Sirius started to get up, but Remus grabbed him by the shoulder and sat him right back down again. "They think – a poof? Gay? Me, gay?" he stammered, an amusingly stunned look on his face.

"Yes. You, gay," said Sirius in a nonchalant sort of voice. "They know you're a nice guy, and since you're over the age of thirty, they assume that the only reason you're still single is that you're gay."

Remus looked utterly lost. "But you're single too!" he said. "What do they say about that?"

Sirius shrugged, a smile appearing on his face. "Oh, they think I'm gay too. In fact, I overheard them talking about us being together."

Remus looked at his friend, shock and laughter fighting for dominance on his face. "Us?" he said. "An escaped convict and an unemployed werewolf?"

"Mm, yes, isn't it romantic?" laughed Sirius. "I'm single, you're single – I live here, you live here too now – and I think the Christmas present that we got for Harry sealed the deal."

"But why?" said Remus. "It was just books!"

"Ahh, no," said Sirius in an accurate imitation of Remus' professor-voice. "It wasn't what the present was; it was the fact that we gave it to him together."

"That doesn't make sense," said Remus firmly. "It was just convenience – you couldn't leave the house and I didn't have the money…."

"What does it matter?" Sirius cut in. "It's not as though they seem to have a problem with it. Let them think we're snogging in every dark corner of the house. So what? It keeps them amused, and besides it'll be brilliant to see the looks on their faces when you walk in the door one day with some beautiful witch on your arm."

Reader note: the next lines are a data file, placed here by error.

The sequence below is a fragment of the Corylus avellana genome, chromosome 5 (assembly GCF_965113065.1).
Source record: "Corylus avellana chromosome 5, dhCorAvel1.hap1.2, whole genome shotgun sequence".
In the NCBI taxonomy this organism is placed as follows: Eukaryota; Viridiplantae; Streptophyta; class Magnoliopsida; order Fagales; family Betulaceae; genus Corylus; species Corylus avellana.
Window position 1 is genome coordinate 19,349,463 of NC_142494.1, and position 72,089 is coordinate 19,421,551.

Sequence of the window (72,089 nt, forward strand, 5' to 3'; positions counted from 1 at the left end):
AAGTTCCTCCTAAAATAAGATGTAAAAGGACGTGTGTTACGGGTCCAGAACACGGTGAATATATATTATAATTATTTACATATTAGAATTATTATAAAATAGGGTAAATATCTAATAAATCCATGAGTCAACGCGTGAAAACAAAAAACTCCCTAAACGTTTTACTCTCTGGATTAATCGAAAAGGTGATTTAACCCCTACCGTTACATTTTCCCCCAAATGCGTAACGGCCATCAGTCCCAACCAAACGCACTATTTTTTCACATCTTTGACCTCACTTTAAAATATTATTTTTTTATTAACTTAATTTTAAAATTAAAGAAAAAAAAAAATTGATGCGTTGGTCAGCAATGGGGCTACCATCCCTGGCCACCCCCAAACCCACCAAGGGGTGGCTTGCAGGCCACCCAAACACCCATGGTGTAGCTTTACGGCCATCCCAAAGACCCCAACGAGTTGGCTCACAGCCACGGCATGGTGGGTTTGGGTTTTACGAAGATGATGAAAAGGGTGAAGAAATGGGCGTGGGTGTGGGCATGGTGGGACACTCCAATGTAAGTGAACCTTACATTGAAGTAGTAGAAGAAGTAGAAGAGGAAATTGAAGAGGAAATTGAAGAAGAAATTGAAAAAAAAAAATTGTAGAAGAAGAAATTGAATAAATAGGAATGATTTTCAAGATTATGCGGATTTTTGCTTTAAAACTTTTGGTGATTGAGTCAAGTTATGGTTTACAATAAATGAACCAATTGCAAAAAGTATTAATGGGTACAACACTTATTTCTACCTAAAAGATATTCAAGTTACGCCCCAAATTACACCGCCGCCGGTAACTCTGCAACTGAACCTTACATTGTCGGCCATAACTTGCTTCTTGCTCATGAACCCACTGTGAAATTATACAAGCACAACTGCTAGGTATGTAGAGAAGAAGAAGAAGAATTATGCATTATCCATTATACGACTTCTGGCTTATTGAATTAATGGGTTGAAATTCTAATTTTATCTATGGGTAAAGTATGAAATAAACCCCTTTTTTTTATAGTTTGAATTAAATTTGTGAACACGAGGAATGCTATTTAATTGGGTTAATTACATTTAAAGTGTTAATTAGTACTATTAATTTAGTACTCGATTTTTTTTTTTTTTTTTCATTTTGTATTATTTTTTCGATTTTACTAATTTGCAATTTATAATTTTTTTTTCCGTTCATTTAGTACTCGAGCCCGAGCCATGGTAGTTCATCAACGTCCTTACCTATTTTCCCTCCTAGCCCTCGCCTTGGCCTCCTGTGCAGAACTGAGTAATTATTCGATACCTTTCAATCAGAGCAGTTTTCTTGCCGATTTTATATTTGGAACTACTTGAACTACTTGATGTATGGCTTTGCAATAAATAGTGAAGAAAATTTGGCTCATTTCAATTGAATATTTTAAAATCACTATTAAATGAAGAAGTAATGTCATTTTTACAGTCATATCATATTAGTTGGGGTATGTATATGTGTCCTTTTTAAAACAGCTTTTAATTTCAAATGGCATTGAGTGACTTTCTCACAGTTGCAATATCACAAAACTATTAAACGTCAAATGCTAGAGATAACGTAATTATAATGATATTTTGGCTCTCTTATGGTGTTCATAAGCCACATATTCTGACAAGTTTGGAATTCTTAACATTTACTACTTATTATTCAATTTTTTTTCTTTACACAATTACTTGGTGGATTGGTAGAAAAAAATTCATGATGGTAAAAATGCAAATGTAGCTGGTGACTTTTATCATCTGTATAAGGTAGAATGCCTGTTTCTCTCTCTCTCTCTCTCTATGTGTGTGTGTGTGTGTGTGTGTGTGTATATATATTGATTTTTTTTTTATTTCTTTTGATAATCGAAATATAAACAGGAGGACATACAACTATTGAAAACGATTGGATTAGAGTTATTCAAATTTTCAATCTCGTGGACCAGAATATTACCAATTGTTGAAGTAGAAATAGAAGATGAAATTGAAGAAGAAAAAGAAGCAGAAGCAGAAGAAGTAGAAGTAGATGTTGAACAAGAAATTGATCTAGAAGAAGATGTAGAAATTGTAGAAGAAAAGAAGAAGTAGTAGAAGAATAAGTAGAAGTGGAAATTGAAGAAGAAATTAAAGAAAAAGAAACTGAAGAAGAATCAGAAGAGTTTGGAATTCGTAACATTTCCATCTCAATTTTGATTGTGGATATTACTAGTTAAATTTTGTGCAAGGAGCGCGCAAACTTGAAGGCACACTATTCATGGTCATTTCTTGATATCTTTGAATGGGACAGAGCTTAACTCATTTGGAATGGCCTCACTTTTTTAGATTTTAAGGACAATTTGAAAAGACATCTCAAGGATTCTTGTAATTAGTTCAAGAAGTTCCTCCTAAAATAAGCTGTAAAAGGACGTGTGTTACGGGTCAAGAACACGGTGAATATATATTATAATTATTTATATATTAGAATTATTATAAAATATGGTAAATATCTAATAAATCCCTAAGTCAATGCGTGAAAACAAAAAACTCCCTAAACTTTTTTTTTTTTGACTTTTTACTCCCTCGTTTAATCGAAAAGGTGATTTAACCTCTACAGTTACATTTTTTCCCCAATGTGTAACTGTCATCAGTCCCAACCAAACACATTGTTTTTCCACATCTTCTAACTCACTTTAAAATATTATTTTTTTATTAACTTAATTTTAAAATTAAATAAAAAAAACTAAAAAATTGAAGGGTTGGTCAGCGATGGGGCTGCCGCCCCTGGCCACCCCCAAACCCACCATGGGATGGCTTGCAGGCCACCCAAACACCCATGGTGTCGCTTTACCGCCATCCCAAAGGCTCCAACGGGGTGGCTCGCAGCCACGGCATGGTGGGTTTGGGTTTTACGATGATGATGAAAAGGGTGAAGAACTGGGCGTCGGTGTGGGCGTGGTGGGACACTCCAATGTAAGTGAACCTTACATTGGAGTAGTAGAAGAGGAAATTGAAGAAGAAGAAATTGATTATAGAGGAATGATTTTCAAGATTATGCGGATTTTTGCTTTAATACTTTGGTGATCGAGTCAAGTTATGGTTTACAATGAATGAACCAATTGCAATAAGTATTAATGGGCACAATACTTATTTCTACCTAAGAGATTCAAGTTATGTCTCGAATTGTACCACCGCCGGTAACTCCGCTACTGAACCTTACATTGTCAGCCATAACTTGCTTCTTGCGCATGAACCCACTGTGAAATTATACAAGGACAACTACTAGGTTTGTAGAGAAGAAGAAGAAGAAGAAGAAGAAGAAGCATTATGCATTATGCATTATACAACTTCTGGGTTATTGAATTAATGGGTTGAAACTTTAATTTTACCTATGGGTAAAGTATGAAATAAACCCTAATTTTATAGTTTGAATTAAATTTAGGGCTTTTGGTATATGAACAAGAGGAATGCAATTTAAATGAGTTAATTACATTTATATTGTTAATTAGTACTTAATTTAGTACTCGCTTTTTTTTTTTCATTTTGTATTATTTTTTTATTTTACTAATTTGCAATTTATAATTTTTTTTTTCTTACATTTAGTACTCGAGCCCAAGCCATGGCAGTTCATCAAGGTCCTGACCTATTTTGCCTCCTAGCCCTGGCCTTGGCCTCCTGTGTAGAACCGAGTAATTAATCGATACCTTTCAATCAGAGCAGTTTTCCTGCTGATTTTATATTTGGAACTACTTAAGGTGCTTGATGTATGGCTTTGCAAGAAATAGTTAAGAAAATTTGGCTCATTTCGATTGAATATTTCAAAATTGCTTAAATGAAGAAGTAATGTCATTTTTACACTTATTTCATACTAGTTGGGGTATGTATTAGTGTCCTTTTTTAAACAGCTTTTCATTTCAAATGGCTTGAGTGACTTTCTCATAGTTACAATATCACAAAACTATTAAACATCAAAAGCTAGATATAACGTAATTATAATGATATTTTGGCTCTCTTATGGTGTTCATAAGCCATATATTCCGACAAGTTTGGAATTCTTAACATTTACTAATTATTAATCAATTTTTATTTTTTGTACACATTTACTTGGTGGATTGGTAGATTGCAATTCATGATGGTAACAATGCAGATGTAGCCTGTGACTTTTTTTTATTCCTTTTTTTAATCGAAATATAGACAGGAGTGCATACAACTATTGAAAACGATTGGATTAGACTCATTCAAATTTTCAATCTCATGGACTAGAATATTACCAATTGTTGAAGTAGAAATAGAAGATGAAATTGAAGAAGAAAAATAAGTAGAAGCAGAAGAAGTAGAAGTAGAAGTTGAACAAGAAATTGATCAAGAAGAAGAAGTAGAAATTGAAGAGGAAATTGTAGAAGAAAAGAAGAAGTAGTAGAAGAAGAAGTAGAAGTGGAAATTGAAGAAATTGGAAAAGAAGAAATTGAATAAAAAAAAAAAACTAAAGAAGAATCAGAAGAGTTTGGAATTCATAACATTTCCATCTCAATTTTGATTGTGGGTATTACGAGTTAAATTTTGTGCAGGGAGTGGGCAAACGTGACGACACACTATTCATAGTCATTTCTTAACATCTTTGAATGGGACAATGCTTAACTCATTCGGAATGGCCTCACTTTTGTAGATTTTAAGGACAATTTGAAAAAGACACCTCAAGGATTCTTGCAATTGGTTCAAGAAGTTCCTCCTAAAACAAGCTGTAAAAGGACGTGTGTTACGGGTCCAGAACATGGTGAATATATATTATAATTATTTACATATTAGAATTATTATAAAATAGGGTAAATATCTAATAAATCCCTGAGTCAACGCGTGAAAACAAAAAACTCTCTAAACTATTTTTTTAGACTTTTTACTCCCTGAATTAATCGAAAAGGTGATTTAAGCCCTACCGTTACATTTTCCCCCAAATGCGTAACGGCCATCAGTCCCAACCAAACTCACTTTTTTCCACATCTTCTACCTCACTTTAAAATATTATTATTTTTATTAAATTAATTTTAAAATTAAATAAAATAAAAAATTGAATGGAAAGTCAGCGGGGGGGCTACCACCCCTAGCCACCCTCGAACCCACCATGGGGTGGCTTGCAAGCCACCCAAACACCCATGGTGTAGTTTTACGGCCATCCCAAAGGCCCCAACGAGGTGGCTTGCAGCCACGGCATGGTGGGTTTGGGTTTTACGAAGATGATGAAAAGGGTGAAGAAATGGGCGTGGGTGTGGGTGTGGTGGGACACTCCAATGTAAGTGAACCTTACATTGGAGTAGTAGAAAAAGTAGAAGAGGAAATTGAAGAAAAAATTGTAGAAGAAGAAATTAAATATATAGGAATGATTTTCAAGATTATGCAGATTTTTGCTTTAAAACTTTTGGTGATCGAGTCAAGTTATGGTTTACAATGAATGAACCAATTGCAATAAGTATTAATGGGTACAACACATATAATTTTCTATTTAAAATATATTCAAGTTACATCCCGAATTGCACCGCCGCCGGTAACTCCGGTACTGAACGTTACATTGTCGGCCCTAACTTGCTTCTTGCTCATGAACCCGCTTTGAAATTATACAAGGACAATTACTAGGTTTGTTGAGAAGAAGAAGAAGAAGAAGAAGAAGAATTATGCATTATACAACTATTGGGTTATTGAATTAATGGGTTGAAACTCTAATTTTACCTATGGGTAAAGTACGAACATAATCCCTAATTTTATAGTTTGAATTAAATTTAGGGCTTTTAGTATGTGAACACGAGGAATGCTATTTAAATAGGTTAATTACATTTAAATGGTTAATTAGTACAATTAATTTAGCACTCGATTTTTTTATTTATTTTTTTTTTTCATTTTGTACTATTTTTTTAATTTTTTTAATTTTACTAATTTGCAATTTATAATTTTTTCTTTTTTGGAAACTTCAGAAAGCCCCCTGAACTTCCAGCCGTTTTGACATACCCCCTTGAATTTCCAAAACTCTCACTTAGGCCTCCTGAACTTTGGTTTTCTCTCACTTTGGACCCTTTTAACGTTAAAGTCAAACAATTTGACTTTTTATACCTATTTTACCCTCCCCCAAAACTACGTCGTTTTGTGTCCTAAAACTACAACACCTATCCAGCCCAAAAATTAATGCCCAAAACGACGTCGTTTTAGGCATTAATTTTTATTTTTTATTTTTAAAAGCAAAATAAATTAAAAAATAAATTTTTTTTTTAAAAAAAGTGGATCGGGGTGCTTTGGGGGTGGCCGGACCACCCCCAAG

Remus finally allowed himself a chuckle. "I suppose you're right," he said with a sudden warmth in his voice. "Why should I care?"

"Exactly," said Sirius. "Who cares if your hair is gray, who cares if some stupid woman dumped you in a pub, and who cares if a couple of kids think you're gay? In fact, I should tell them about that time we kissed in sixth year!"

"Wait… what?"

The horrified expression had returned to Remus' face, and the devious grin had returned to Sirius'. "You might not remember," said the latter, "since you had quite a bit of firewhiskey that night – but Prongs dared us to kiss in the common room, just so we could see Wor… just so we could see everybody's reaction. And if I recall correctly, you were the one who was eager to take the dare."

As he observed the interesting red colour that was spreading rapidly over Remus' face, Sirius guessed that he did indeed remember. "We could tell them that that was when we first fell madly in love, and—"



"Let's just stick with not saying anything at all, shall we?"

"Mm," said Sirius, deflating a bit.

Remus smiled. "And now if you'll excuse me, I really should get some sleep."

"How about in my bed?" said Sirius, wiggling his eyebrows suggestively.

"You just wish," Remus laughed, and with that he left the kitchen.

Once Remus was gone, Sirius found a scrap of parchment and a quill. Imitating Remus' handwriting as best he could, he etched the words "RJL's To-Do List" in large letters at the top. After a few moments of careful deliberation he wrote, "Find suitable potion with which to dye hair" – and beneath that, "Write terribly romantic love-letter to SB." Feeling awfully pleased with himself, he then decided to add a third and final item: "Contact handsome young werewolf that I met in hospital last week; see if he'll buy me dinner."

With a grin more devious than Remus could ever have imagined, Sirius folded the parchment and placed it on the counter, not far from the now-empty cauldron. He did hope that one of the twins would find it first, but if someone else did instead, Sirius certainly wouldn't care. And whether or not anyone even bothered to take it seriously, whatever happened would just give Remus one more excuse to learn to relax about things – and it would give Sirius one more excuse to smile.